Gadgetry, Widgetry and You-name-itgetry
A shirtless Tiger Woods, a very ethical octopus, how the fabric of culture makes a great quilt, why you may be a municipal light fixture, and what possessed 8,058,860 people to hurl sheep at each other.
By Maria Popova
THE TENTACLES OF INNOVATION
Gone are the days of boxy, bland gadgets. These days, if peripherals don’t come built into your computer, they’d better come in great design that makes you wanna showcase them as much as use them. But how about a mashup of this new thinking about gadget design and the new green ideology?
U.K. sustainable development tech company United Pepper, in a partnership with digital technology group EuroTech, has just released two adorable oddballs: Lili (an octopus webcam) and Oscar (a starfish hub) who are just as green as they are functional and cute: they boast fully recyclable bodies made from cotton, sand, Kapok (a tree fiber) and paperboard, 100% recycled packaging, recyclable PET, and 70% of parts produced in a free trade environment. (C’mon now, even Mother Theresa couldn’t know what sweatshop the fabric for her glorious attire was weaved in.)
Lili’s top-notch 1.3 megapixel webcam and microphone go for £29.99 (or $59.95, but we’ll have to hold off until the U.S. release.) Oscar’s asking £19.99 for his four 2.0 USB hubs (or $7.99 per tentacle). Both come in red, green and blue.
We’d be temped to whine about the little quirksters not being Mac-compatible. But then, of course, we remember this. And proceed to feel really, really, really cool. And superior. Yep, definitely superior.
We’ve started seeing it everywhere. From products to services to communication to culture. The first Mini Cooper racing stripes designs. The home-delivered diet systems. The user-generated ads. Etsy.com. Forget pre-canned and factory-sealed, it’s the age of personalization and customization.
All over America, millions of hands are busy making, creating, crafting things. Things driven by visions, things that have something to say. And one artist-filmmaker spent most of 2006 traveling 19,000 miles to document the phenomenon. Fifteen cities, 50 indie artist interviews and 80 hours of video later, Faythe Levine was ready to start splicing together Handmade Nation: The Rise of DIY Art, Craft & Design, the first documentary to really delve into what drives some of the most creative minds in the nation. The film, a deep-dive into DIY, art, craft and design, is still in production, but the trailer gives you a pretty good idea of the scope:
True to the culture it explores, the project is a low-key production almost entirely by the artist’s Etsy shop. And although its budget may be tiny, its scope and mission aren’t. It pushes us to step outside our daily microcosms, outside our own creative heads, and see how other minds make sense of the world, from the grand creative visions down to the nitty-gritty of paying the electric bill.
Now that’s not something you often get to do on the couch questioning yet again why you even bother with primetime TV.
If you’re like us, Facebook‘s 23-year-old CEO Mark Zuckerberg is your ultimate hate-what- he-does-to-my-ego-but-worship-him-anyway hero. Okay, maybe not that far. But, at the very least, unless you’re still not over big hair and leotards, you have the sense to acknowledge that when he opened up Facebook’s platform to developers a few months ago, he became the 2.0 mover-and-shaker of the year. Perhaps even of the decade. (And that only months after making the previously college-exclusive net available to anyone, .edu email or not. At that point, the social phenomenon that started out as a small online hub for a few Ivy League universities had raked up 24 million users, a toll growing by 150,000 a day.)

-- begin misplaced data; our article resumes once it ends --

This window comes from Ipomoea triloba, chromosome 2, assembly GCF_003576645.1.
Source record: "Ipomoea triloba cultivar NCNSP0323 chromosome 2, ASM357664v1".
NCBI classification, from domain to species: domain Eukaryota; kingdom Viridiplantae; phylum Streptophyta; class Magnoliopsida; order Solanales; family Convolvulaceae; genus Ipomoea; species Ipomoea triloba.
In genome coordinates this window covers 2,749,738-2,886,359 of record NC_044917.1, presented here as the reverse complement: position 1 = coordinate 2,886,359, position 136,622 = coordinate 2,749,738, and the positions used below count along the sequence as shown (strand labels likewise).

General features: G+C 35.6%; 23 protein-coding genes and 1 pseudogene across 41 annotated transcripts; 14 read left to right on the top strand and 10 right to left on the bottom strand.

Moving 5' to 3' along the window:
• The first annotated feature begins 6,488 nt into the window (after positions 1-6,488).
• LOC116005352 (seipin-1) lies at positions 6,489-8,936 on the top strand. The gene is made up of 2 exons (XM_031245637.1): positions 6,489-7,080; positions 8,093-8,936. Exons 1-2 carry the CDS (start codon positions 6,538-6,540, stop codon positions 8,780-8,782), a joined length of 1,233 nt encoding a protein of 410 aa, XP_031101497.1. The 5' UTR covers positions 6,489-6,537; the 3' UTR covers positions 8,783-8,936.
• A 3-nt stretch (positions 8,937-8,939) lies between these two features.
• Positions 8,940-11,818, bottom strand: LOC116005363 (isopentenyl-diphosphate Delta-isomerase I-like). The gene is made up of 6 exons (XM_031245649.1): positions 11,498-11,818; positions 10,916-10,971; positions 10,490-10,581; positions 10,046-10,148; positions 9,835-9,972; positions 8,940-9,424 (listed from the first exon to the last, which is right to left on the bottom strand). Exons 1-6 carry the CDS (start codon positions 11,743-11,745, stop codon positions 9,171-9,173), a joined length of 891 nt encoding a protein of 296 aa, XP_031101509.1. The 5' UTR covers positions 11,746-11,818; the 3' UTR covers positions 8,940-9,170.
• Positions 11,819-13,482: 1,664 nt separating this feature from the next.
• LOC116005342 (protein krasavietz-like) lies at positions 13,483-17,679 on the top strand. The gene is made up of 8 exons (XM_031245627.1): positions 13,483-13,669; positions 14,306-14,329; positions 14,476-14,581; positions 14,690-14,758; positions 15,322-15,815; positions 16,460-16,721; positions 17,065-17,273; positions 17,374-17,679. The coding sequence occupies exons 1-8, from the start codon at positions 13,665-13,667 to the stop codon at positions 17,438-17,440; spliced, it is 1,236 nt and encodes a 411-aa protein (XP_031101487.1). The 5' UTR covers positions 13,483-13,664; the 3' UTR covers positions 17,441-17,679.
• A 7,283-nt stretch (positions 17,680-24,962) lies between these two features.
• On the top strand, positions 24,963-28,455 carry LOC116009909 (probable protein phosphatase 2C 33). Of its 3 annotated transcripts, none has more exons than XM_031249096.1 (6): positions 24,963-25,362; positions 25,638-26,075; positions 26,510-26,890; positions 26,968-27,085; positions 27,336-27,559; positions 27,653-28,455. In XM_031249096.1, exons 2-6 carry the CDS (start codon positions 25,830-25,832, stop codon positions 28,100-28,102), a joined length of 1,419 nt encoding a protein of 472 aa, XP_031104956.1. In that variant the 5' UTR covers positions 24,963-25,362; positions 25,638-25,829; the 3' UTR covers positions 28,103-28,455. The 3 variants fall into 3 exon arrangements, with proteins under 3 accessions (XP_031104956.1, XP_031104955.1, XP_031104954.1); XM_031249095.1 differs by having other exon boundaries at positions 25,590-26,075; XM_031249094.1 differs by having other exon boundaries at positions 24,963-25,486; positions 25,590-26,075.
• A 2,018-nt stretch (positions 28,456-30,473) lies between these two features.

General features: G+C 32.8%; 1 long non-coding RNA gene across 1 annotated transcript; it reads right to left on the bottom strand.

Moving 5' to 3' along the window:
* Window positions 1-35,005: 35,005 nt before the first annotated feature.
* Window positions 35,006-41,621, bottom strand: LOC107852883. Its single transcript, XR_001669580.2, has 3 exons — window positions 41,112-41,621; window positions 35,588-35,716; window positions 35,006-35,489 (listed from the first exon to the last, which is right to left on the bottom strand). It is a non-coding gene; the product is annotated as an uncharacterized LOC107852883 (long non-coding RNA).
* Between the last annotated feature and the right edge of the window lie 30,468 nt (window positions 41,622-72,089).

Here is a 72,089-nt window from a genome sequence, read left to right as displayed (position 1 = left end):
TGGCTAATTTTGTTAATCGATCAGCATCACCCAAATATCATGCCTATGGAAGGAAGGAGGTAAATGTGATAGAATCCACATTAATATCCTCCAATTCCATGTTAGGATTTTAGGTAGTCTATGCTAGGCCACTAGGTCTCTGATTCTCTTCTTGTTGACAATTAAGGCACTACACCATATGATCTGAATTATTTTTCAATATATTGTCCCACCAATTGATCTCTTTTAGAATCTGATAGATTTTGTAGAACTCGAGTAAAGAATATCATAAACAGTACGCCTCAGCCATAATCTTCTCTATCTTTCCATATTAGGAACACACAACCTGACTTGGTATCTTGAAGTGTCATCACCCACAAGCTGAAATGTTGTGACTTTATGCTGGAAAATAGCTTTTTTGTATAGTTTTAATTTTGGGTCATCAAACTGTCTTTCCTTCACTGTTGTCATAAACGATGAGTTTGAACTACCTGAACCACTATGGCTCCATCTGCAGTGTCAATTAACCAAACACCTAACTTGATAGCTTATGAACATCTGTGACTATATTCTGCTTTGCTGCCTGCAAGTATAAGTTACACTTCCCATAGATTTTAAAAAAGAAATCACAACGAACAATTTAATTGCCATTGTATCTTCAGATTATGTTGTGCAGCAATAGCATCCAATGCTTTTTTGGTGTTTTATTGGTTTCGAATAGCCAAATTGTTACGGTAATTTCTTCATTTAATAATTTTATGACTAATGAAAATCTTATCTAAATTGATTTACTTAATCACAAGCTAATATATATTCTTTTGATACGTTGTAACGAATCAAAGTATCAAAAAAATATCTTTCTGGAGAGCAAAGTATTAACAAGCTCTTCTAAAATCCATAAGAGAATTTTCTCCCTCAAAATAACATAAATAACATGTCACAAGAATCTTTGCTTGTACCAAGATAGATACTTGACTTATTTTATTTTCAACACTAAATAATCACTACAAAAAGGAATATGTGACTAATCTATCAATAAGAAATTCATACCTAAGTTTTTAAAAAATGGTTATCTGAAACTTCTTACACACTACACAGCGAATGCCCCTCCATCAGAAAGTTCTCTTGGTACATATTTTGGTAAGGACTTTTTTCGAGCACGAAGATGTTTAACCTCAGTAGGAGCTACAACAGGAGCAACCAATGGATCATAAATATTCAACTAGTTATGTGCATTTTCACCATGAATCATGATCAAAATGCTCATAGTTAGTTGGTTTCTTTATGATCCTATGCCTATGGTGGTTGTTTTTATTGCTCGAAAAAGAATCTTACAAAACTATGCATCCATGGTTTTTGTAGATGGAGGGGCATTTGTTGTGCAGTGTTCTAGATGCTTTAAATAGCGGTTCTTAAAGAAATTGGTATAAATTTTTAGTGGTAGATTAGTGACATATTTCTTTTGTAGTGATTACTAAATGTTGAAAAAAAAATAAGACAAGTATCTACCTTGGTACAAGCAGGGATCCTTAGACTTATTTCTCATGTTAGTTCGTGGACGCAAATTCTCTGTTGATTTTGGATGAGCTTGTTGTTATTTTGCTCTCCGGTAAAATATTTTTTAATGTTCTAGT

As a result, over 4,200 application widgets have popped up on Facebook, many of which ended up embedded in millions of profiles. Yep, profiles heaping with as much or as little demographic and psychographic information users choose to provide. But, unlike MySpace, the majority of Facebook users are not at all shy about sharing the info. (Because, after all, you only facebook-friend people you know or think you know, there’s virtually no spam, the interface is much cleaner and reassuring, and it still carries that insiders-only vibe from the pre-everyone-on-the-boat days). So you can get anything from a person’s age and location, to relationship status, to favorite music, TV shows and books, to intersts, to latest hangouts and even hookups.
Point is, all this embeddable apps and widgets are also heaping with advertising opportunities to people who actually welcome them. And thanks to a Bay-area start-up Adonomics (previously Appaholic), there’s now a very sophisticated app performance ranking and tracking system based on installs and active users. Think of it as Digg (who, by the way, just added a ton of super-cool features) for Facebook. Here are the must-know-about top 10:
1. Top Friends: 2,820,950 daily active users, 15,671,900 total installs
Lets you add a box of 32 of your best friends to your profile in a world where friend count is by the hundreds. Made by Slide Inc.
2. Video: 943,493 daily users, 9,434,930 total installs
Lets you publish personal video and tag your Facebook friends. You can even use your webcam to record and your cell to tag. This one’s a Facebook original.
3. My Questions: 516,474 daily users, 8,607,900 installs
Instantly poll your friends on whatever you’re pondering at the moment. Made by Jeremiah Robinson of said Slide, Inc.
4. Super Wall: 806,572 daily users, 8,065,720 installs